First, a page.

Google’s Translation Hub puts professional-grade machine translation into business users’ hands

Google’s Translation Hub puts professional-grade machine translation into business users’ hands

 A few weeks ago, at the opening keynote of the Google Cloud Next ‘22 event, Google CEO Sundar Pichai introduced Translation Hub, its new self-service translation document translation services platform that uses machine translation to translate large volumes of text into many different languages.

With Translation Hub, users can upload a document to be translated and select all of the languages they need translated, and get the translations back within seconds. This is a step up from their free document translation offering at Google Translate, which is much simpler.

Like with Google Translate’s document translation, Translation Hub generates translations that maintain the original document’s layout and formatting, including graphics. But what sets it apart, aside from scaling, is the option to customize the machine translation engine with glossaries and translation memories, as well as interface support for post-editing.

The concept is far from new. There is already a fair number of language service providers that offer platform-based translations featuring machine translation. These services often also include dedicated project managers and access to a team of translators or post-editors, and are mostly available on a subscription basis.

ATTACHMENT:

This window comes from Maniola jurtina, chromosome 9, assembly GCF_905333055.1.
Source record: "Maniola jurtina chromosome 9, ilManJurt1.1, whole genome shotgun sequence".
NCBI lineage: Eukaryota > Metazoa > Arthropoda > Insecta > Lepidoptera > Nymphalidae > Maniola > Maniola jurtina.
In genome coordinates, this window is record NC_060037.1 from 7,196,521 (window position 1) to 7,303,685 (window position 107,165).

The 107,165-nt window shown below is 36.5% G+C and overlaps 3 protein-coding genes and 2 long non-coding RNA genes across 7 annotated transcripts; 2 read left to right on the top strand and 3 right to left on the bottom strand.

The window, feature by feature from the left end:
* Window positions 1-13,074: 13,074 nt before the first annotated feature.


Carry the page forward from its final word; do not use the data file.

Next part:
Translation Hub—Is it really a game-changer?

Translation Hub is a tool that allows businesses to build their own projects and teams in-house, removing LSPs as the middleman. But that also means that companies will then shoulder the burden that LSPs generally take, which include management of the translation project and any team of translation vendors they choose to take.

And having such a team is necessary in order to make full use of Translation Hub. As Nimdzi’s Sarah Hickey writes, “What benefit will an internal user—whose job is not translation—get from being able to see the original and the translation side by side if they are not a professional editor?”

In short, despite having the power in their hands, not all businesses will be able to make full use of Translation Hub’s potential. Which is not to say that Translation Hub is an inferior solution to hiring an LSP in all cases. As we’ve pointed out previously, machine translation can be suited to different purposes in a business setting, and not all of them require the top-notch quality offered by LSPs.

Best use cases for Translation Hub

In his speech, Pichai provided the case of Fortune 500 company Avery Dennison, which has tested Translation Hub for use in translating internal communications. This has allowed them to foster a more inclusive workplace for its global employees. The fast-paced and transitory nature of such internal communications makes hiring an LSP a less ideal choice than Translation Hub’s machine translation option.

To learn more about the different purposes machine translation is used for, check out our article: Quality of machine translation—How good does it need to be?

In cases like this, where raw machine translation is the ideal solution, Translation Hub shines, as it offers more flexibility in terms of use and also cost—its rate is set at $0.15 per page (or $0.50 for the more advanced option).

Of course, machine translation does come with risks that users need to be made aware of when using it, something that businesses must keep in mind in implementing the technology in their workflows.

Parting thoughts

Google’s Translation Hub is a new and valuable tool for businesses looking to integrate machine translation into their workflows. But as with all tools it’s up to the user to find the best ways to use it and invest in the other things necessary to use it to its full potential, and it can open up a new world of possibilities for those that do.